How does it affect my mood?

As with cortisol, problems kick in when they become unbalanced. When we diet and lower our food intake, ghrelin surges – this is the body’s natural response to protecting you from starvation. Eating less causes both your appetite to increase and your metabolic rate to decrease, and these changes can make it more difficult to lose weight and keep it off.

On the other hand, if we are overweight, regularly eat a high-fat diet or have sleep problems, some research indicates that our bodies can come resistant to leptin (our appetite-supressor), also slowing down our metabolism and making us feel sluggish.

How can I feel more in control?

To help balance both, try eating anti-inflammatory foods such as oily fish, exercise regularly and catch up on your sleep. You could also try cutting down on fructose (sugar) and eating protein with every meal, especially breakfast.

3. Oestrogen, progesterone and testosterone: Your get-up-and-go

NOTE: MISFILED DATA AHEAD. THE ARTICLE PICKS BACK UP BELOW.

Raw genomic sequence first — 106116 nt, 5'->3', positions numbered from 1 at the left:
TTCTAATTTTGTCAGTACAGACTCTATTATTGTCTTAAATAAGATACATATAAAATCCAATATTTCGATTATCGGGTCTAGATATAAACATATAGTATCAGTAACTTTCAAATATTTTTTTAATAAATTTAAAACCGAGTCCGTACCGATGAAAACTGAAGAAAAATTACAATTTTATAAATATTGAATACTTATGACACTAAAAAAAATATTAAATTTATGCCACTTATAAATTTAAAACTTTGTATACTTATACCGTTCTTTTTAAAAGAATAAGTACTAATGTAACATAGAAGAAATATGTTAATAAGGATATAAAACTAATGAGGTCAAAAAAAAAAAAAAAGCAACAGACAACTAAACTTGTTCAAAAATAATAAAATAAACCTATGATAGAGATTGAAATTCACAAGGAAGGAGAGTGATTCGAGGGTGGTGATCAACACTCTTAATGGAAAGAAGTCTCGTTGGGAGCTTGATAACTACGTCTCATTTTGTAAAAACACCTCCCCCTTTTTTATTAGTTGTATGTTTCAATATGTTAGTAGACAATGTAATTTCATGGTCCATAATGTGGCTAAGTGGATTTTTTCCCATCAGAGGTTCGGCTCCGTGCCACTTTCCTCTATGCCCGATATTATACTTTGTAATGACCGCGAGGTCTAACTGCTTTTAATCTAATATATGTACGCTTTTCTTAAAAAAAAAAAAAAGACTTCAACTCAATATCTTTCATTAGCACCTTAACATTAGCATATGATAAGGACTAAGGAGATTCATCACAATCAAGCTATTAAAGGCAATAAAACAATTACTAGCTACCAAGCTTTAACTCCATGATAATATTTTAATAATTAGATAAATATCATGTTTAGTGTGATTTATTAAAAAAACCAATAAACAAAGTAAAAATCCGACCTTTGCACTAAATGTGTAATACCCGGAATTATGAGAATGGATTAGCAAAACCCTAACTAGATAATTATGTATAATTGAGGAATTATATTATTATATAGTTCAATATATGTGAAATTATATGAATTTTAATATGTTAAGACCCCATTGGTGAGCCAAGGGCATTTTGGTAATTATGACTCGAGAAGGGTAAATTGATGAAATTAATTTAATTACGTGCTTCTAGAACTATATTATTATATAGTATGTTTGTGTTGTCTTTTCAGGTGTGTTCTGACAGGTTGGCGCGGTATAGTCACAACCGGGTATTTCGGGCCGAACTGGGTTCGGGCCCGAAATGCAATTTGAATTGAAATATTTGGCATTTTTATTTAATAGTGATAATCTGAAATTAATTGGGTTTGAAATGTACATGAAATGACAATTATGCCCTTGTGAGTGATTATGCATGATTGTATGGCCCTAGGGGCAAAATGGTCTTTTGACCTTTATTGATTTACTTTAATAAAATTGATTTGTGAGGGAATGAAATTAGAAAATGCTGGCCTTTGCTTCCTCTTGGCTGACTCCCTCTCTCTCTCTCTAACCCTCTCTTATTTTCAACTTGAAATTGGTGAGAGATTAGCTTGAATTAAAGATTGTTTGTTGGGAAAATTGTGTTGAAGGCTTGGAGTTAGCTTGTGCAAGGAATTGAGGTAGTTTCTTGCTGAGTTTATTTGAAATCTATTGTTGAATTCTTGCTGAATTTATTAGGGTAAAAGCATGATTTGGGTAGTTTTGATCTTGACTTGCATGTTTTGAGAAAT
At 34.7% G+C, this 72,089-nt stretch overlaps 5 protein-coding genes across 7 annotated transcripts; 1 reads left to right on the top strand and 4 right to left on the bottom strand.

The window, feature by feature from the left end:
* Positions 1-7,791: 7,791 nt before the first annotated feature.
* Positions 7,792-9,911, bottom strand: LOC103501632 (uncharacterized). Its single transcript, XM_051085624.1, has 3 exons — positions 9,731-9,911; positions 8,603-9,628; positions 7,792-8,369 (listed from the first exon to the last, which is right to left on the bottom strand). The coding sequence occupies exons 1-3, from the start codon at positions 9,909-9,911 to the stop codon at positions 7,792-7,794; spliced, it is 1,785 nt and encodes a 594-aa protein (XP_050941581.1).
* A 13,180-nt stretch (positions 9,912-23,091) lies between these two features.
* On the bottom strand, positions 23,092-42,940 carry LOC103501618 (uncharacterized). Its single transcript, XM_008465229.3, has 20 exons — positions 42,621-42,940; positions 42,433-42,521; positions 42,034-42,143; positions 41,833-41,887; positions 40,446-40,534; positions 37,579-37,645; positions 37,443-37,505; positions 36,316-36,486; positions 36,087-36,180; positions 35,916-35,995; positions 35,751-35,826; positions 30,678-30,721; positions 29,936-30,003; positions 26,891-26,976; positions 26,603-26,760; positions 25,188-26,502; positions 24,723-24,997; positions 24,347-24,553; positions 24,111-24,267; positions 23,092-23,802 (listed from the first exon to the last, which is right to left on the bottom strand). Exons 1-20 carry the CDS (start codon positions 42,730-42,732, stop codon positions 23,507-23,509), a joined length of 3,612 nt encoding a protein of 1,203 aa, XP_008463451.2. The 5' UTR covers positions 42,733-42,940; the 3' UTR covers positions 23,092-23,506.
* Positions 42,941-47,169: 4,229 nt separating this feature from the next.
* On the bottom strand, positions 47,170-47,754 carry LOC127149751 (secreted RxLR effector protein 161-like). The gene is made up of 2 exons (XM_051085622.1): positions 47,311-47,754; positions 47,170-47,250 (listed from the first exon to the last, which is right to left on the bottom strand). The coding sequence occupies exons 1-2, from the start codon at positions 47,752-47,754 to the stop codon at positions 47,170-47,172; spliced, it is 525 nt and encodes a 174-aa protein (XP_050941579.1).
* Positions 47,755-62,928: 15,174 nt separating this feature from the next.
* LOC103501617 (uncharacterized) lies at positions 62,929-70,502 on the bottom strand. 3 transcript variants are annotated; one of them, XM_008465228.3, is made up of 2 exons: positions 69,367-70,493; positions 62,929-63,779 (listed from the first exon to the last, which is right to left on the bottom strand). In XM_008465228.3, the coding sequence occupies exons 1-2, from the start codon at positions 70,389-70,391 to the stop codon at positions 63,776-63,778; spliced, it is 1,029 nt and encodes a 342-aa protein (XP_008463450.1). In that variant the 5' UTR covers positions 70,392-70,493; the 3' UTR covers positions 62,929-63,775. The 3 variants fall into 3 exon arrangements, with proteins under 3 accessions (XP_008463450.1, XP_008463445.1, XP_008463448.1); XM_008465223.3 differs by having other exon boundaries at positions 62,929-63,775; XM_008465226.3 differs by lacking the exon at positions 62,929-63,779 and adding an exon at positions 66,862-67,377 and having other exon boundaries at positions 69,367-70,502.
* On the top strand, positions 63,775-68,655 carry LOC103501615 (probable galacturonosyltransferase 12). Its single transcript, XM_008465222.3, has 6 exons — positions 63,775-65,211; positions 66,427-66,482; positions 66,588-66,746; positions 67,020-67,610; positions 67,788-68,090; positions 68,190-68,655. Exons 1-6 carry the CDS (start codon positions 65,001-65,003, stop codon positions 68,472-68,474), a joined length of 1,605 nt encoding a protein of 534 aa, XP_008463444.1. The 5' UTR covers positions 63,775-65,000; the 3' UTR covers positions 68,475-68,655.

What are they?

This trio of sex hormones is responsible for kick-starting puberty, ovulation and regulating the menstrual cycle. “Oestrogen, the “feel-good” hormone is thought to have a positive effect on mood by increasing serotonin and modifying endorphin production,” explains Tania Adib, Consultant Gynaecologist from The Lister Hospital, part of HCA Healthcare UK. “Women also produce testosterone, albeit in much smaller quantities than men. It’s great for energy, enthusiasm and libido.”

“While progesterone is a calming hormone, increased levels just before your period can be linked to premenstrual syndrome and cause water retention, low mood and sugar cravings.”

How does it affect my mood?

Oestrogen surges during pregnancy and this is what makes women ‘bloom’. Too little causes low libido, mood swings and irregular periods. Low testosterone can also send your sex-drive spiralling.

How can I feel more in control?

When it comes to curbing the effects of this hormone tirade, Tania’s advice is simple; “Exercise is key for good mood and health, especially outdoors in natural light.” While fatty fish rich in omega 3 fatty acids, leafy greens, and lean protein can also boost our mood.